A short time thereafter, Johann Carl Friedrich Kasten of the 106th Infantry Division, the chief ''man of confidence'' or elected leader of the American prisoners below officer rank, was told to advise any Jewish prisoner who had not indicated his faith on the questionnaire to report to Barracks 32 on threat of punishment, Homer testified. Kasten, a proud German American from Milwaukee, refused -- and was sent to Berga.
This, however, is only one of several accounts of how the Germans identified Jewish prisoners. The prisoners had no calendars, they were often sick and they tried to suppress their memories after the war, so it is not surprising that their recollections do not always coincide. What is not disputed by anyone is that the segregation took place.
Shapiro, for example, recalls no written questionnaire before he was put in what became known as the Jewish barracks. Kasten and Littell remember a muster in late January of hundreds of prisoners on a parade ground. A German commandant stepped up on a platform and said: ''Alle Juden, ein Schritt vorw* rts'' -- All Jews, one step forward. When nobody moved, Kasten was beaten by Nazi officers, who then picked men they thought looked like Jews.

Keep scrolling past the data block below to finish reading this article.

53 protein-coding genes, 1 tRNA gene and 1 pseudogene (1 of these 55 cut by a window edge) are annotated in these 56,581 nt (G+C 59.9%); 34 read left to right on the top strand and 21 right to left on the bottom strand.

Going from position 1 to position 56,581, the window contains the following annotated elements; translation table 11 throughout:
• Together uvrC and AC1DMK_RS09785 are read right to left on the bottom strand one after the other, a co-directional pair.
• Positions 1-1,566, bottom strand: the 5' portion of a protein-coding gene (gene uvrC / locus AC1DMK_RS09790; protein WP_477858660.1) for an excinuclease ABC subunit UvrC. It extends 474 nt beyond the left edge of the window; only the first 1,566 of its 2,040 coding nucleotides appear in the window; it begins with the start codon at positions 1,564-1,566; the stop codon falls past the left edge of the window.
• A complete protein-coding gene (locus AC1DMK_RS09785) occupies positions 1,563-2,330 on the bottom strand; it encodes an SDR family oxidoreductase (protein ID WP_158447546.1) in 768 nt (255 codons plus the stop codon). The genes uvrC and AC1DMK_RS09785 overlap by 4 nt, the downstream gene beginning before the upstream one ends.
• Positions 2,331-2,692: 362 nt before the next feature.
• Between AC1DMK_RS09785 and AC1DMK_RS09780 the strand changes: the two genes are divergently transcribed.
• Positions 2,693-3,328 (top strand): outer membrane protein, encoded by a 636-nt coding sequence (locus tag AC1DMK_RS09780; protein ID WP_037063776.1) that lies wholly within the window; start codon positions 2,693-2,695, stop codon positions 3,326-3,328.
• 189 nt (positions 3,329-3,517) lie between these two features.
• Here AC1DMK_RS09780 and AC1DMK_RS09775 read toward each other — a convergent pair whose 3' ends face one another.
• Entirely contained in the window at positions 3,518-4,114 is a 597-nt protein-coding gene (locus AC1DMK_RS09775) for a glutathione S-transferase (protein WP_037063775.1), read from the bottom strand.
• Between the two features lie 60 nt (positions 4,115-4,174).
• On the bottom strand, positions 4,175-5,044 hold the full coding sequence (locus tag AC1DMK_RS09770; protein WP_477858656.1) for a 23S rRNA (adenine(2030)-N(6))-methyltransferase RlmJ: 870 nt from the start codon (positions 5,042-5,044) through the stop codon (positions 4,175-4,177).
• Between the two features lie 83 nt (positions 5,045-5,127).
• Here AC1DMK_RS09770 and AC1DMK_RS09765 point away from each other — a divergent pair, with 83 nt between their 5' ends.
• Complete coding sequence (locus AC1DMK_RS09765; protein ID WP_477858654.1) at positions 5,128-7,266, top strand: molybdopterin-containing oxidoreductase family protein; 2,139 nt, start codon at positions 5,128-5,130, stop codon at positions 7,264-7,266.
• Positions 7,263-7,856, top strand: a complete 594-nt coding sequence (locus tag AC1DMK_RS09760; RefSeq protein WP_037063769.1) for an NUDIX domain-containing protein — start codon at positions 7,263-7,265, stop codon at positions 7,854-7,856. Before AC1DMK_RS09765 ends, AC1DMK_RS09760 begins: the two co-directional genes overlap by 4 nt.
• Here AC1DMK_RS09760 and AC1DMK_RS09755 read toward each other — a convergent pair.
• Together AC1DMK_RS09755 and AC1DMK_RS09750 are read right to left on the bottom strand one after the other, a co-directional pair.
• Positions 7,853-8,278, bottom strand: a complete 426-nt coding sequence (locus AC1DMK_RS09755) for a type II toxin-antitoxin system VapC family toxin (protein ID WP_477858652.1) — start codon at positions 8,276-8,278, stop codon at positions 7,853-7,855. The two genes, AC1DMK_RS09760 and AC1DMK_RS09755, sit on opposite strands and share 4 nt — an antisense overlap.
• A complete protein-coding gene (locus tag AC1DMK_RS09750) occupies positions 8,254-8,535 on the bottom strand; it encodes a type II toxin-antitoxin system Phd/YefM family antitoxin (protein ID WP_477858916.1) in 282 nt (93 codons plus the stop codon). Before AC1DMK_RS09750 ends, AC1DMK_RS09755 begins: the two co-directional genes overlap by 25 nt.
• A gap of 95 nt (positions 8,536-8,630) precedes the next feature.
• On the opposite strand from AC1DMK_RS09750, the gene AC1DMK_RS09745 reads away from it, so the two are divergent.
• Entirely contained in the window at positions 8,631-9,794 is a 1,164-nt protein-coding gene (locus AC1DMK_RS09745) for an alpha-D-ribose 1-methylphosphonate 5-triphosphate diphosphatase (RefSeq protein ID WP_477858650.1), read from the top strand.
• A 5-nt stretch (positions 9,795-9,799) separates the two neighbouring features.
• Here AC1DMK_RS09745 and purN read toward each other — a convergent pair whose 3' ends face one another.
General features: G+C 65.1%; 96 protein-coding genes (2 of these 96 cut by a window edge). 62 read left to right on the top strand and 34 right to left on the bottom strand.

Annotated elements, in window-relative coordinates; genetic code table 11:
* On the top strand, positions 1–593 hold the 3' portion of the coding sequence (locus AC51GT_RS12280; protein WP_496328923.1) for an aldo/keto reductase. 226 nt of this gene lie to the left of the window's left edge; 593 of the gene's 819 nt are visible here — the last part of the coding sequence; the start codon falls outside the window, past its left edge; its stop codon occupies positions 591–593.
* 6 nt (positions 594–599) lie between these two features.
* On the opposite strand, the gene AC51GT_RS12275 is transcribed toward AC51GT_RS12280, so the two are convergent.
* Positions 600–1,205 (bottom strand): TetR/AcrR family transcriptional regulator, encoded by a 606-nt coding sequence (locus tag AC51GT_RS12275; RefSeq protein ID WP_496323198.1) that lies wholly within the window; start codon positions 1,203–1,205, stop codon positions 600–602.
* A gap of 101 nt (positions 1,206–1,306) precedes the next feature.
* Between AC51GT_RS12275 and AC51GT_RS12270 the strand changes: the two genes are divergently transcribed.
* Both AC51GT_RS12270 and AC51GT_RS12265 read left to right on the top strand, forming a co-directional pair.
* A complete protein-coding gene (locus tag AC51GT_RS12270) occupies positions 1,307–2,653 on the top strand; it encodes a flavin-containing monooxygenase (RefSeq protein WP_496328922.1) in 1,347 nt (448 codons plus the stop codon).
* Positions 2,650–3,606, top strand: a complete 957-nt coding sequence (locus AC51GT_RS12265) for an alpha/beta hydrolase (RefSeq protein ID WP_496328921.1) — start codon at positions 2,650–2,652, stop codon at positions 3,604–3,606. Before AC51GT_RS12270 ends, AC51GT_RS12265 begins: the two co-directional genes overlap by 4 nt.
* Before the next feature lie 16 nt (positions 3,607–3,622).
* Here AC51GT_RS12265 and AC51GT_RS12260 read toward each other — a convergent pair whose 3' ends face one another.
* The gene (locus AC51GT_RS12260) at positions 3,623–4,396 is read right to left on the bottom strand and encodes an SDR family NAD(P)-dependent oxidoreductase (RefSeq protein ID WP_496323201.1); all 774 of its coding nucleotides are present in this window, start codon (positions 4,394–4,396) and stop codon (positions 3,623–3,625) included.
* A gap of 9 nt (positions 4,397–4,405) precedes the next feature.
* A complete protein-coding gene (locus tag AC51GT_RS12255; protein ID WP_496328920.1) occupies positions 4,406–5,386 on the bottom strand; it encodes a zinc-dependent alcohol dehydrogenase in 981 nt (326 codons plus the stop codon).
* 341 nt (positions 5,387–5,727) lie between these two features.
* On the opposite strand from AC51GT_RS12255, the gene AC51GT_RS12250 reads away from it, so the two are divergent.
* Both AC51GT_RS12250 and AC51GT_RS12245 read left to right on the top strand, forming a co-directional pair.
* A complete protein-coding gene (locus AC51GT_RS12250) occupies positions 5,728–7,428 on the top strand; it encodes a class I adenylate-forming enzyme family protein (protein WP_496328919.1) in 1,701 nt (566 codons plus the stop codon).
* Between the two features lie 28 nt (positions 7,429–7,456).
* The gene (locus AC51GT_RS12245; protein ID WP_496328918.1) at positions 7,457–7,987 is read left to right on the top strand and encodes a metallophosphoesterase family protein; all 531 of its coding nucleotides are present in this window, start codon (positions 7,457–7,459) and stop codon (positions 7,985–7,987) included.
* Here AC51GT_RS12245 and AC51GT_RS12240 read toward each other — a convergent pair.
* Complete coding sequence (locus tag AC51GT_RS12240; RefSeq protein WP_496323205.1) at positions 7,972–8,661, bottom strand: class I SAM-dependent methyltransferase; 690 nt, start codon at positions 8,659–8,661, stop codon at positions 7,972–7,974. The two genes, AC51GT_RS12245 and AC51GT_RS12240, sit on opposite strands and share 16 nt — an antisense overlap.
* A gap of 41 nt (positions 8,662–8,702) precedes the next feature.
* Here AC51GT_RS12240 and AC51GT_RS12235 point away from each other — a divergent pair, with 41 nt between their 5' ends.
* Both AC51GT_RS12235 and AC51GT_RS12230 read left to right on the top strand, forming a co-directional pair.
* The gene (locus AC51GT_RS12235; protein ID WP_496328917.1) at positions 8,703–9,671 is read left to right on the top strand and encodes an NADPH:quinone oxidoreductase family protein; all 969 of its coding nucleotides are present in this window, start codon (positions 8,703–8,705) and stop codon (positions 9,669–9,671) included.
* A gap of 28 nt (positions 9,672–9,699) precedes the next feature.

Gerald Daub of the 100th Infantry Division told me that about two weeks after his arrival at Stalag IX-B in early January, he was informed by his barracks leader that the Germans wanted to separate the Jews from other prisoners, but that these efforts should be resisted. At a roll call the next morning, none of the Jews identified themselves. Daub's leader, clearly under pressure from the Germans, then instructed the Jews in his barracks that they would have to turn themselves in. ''I was very uncomfortable with that,'' Daub recalled. ''The next morning we did step forward.''
But some Jews avoided the roundup. Edwin Cornell, of the 28th Division, who had buried his Hebrew Bible in the dirt of Germany before being pushed into the boxcars, said that about two weeks after arrival at the camp, an order was delivered that all Jews were to report to a certain barracks.